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Consumer Inattention and Bill-Shock Regulation

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  • Michael D. Grubb

    ()
    (Boston College)

Abstract

For many goods and services, such as cellular-phone service and debit-card transactions, the price of the next unit of service depends on past usage. As a result, consumers who are inattentive to their past usage but are aware of contract terms may remain uncertain about the price of the next unit. I develop a model of inattentive consumption, derive equilibrium pricing when consumers are inattentive, and evaluate bill-shock regulation requiring firms to disclose information that substitutes for attention. When inattentive consumers are heterogeneous and unbiased, bill-shock regulation reduces social welfare in fairly-competitive markets, which may be the e ect of the FCC's recent bill-shock agreement. If inattentive consumers underestimate their demand, however, then bill-shock regulation can lower market prices and protect consumers from exploitation. Hence the Federal Reserve's new opt-in rule for debit-card overdraft protection may substantially benefit consumers.

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Bibliographic Info

Paper provided by Boston College Department of Economics in its series Boston College Working Papers in Economics with number 828.

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Date of creation: 03 Jul 2012
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Handle: RePEc:boc:bocoec:828

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Related research

Keywords: inattention; bill shock; consumer protection; bias; cellular; overdraft;

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References

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  1. Aaron S. Edlin and Chris Shannon., 1995. "Strict Monotonicity in Comparative Statics," Economics Working Papers 95-238, University of California at Berkeley.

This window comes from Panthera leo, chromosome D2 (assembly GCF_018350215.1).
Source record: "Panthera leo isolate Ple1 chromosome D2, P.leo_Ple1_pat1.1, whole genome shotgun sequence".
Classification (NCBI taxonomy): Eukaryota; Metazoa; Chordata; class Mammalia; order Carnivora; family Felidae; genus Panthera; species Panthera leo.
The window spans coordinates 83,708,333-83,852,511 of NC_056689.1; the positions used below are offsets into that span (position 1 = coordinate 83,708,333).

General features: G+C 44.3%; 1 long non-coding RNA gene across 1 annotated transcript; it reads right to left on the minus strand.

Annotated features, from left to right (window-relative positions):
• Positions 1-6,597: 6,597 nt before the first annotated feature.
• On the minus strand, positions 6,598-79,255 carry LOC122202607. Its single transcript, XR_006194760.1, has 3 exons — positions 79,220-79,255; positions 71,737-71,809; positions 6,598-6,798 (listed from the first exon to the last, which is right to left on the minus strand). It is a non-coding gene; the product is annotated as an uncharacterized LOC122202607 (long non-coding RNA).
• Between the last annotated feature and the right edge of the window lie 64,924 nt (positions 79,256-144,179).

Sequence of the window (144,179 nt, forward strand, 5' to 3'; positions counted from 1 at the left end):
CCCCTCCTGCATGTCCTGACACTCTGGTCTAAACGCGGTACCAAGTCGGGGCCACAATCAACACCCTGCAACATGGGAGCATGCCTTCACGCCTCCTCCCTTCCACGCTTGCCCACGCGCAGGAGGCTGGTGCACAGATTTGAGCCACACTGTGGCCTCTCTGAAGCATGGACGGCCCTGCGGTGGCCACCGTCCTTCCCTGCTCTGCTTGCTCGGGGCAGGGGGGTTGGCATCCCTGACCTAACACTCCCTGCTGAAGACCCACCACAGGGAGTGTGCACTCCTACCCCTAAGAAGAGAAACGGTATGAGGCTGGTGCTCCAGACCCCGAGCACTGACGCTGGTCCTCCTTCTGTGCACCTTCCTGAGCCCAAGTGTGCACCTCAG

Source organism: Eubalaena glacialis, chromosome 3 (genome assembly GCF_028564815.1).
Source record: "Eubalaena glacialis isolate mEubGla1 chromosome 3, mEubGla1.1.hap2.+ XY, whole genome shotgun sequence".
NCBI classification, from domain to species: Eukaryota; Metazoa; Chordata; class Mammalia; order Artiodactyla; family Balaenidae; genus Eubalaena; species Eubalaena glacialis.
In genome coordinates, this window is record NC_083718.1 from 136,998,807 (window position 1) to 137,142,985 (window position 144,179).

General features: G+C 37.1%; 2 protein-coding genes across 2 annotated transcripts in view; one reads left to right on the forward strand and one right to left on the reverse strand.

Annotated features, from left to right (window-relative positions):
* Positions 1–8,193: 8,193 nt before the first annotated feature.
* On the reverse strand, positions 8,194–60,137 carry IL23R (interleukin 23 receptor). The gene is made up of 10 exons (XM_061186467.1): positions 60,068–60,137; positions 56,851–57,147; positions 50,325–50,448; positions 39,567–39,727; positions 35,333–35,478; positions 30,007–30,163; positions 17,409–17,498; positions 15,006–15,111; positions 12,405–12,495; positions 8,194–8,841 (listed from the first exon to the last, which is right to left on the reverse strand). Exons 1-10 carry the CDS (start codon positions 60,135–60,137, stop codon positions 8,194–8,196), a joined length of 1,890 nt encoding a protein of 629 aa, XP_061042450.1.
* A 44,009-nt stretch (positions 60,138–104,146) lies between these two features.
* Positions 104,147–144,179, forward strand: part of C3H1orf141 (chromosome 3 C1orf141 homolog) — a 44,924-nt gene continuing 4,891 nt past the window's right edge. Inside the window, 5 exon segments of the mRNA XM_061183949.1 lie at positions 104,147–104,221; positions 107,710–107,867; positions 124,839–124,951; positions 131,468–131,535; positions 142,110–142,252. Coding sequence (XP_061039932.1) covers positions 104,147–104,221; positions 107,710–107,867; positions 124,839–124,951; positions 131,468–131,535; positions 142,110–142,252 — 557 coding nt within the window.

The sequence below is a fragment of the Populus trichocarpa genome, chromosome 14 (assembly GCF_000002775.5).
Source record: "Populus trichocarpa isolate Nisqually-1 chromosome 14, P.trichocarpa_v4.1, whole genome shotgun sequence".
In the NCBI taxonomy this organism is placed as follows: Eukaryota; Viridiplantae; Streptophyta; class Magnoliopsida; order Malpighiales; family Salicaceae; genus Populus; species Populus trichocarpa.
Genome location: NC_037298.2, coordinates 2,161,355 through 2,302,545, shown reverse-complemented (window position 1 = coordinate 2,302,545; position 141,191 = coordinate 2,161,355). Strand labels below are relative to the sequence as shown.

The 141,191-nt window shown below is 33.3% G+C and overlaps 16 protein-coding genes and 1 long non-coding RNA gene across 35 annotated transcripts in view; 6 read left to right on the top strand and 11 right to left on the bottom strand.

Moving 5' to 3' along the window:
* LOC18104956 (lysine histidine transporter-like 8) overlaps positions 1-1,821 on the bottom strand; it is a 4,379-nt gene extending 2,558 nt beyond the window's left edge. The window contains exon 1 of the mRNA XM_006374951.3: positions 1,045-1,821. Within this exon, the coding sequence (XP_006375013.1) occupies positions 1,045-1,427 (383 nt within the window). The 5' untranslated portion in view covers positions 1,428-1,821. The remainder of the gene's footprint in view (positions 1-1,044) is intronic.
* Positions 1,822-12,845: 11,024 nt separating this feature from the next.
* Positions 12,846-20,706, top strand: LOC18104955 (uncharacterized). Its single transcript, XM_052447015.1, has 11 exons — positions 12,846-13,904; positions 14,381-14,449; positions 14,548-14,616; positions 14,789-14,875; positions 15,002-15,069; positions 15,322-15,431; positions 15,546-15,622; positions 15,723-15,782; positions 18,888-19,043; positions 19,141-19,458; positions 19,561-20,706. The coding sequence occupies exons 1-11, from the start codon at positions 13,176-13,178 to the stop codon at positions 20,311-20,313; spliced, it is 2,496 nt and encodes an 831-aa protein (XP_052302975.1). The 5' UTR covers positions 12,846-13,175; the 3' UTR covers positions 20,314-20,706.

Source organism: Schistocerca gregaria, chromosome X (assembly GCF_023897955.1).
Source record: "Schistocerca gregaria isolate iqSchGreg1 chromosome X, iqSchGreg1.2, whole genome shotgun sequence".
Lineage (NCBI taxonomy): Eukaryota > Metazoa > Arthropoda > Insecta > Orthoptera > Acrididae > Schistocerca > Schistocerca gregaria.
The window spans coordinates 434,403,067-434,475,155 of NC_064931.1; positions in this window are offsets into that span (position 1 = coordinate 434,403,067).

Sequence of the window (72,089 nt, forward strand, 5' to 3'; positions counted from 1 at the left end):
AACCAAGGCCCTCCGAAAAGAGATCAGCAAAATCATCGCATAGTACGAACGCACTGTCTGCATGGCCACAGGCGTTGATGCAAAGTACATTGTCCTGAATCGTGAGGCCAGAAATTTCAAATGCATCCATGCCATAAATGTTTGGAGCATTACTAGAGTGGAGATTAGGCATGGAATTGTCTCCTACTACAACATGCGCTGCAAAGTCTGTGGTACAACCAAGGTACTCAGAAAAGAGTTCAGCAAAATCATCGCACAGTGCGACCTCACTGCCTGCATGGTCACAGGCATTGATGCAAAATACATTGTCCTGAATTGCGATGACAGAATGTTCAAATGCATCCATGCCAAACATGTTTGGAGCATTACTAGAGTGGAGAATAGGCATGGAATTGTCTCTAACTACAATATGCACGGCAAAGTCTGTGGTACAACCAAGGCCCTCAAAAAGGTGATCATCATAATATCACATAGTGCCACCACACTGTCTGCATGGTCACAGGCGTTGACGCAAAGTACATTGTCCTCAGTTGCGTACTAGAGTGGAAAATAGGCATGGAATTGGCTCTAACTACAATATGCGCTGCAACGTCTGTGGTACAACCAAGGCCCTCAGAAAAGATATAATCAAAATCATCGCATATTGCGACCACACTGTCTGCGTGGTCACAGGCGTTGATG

2. Miao, Chun-Hui, 2010. "Consumer myopia, standardization and aftermarket monopolization," European Economic Review, Elsevier, vol. 54(7), pages 931-946, October.
  3. Spiegler, Ran, 2011. "Bounded Rationality and Industrial Organization," OUP Catalogue, Oxford University Press, number 9780195398717, September.
  4. Laibson, David I. & Gabaix, Xavier, 2006. "Shrouded Attributes, Consumer Myopia, and Information Suppression in Competitive Markets," Scholarly Articles 4554333, Harvard University Department of Economics.
  5. Armstrong, Mark & Vickers, John, 2001. "Competitive Price Discrimination," RAND Journal of Economics, The RAND Corporation, vol. 32(4), pages 579-605, Winter.
  6. Courty, Pascal & Li, Hao, 2000. "Sequential Screening," Review of Economic Studies, Wiley Blackwell, vol. 67(4), pages 697-717, October.
  7. Koichiro Ito, 2014. "Do Consumers Respond to Marginal or Average Price? Evidence from Nonlinear Electricity Pricing," American Economic Review, American Economic Association, vol. 104(2), pages 537-63, February.
  8. Michael D. Grubb, 2009. "Selling to Overconfident Consumers," American Economic Review, American Economic Association, vol. 99(5), pages 1770-1807, December.
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Cited by:
  1. Mark Armstrong & John Vickers, 2012. "Consumer Protection and Contingent Charges," Journal of Economic Literature, American Economic Association, vol. 50(2), pages 477-93, June.

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